School of Arts and Humanities
University of South Australia Postgraduate Research Award: grant number  / Australian Government Research Training Program (RTP) Stipend and RTP Fee-Offset Scholarship through the University of South Australia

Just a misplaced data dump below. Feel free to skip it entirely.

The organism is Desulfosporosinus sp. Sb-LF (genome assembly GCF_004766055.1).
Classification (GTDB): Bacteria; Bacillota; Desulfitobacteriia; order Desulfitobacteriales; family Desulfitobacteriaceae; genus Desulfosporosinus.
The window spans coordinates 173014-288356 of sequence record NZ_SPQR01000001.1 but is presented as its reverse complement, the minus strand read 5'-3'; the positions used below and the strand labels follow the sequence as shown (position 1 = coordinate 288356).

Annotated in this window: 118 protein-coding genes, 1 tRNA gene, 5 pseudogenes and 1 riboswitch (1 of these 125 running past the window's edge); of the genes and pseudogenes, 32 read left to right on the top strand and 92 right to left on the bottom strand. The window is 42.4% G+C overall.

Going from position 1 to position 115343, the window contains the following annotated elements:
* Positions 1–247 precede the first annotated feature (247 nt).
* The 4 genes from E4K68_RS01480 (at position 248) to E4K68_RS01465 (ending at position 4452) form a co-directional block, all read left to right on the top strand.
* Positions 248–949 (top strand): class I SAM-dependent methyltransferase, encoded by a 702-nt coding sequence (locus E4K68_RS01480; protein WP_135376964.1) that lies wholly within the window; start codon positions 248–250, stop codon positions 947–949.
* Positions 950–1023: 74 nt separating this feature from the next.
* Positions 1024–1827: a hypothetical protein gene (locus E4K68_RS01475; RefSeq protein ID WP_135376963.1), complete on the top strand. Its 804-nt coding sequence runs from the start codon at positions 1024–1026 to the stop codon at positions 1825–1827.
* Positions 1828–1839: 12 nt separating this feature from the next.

Since the implementation of a multicultural policy in the 1970s, religious diversity in Australia has increased. Research has demonstrated that intergroup contact is essential for managing diverse multicultural societies. This is because, given the right conditions, intergroup contact will reduce prejudice and build trust between groups. Given the importance of intergroup contact, policy makers and researchers have identified interfaith dialogue’s importance to the success of multicultural societies. However, there is very limited research that explores interfaith dialogue from the perspectives of adherents, in this case Christians and Muslims in the Australian context. This paper focuses on interfaith dialogue between Christians of the Uniting Church and Sunni Muslims of Adelaide, South Australia. It explores the factors that influence participants’ attitudes towards engaging in interfaith dialogue. Using a grounded theory methodology, the study involved seventeen (17) mixed gender Muslim participants over the age of eighteen, including everyday adherents and religious leaders. Some of the key findings demonstrate that theological perspectives and notions of multicultural citizenship are positive drivers for dialogue; Islamophobia and dehumanization of Muslims were inhibitors.
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